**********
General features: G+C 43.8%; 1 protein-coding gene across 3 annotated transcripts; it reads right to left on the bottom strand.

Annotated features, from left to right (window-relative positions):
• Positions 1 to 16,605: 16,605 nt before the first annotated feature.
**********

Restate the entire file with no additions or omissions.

General features: G+C 43.8%; 1 protein-coding gene across 3 annotated transcripts; it reads right to left on the bottom strand.

Annotated features, from left to right (window-relative positions):
• Positions 1 to 16,605: 16,605 nt before the first annotated feature.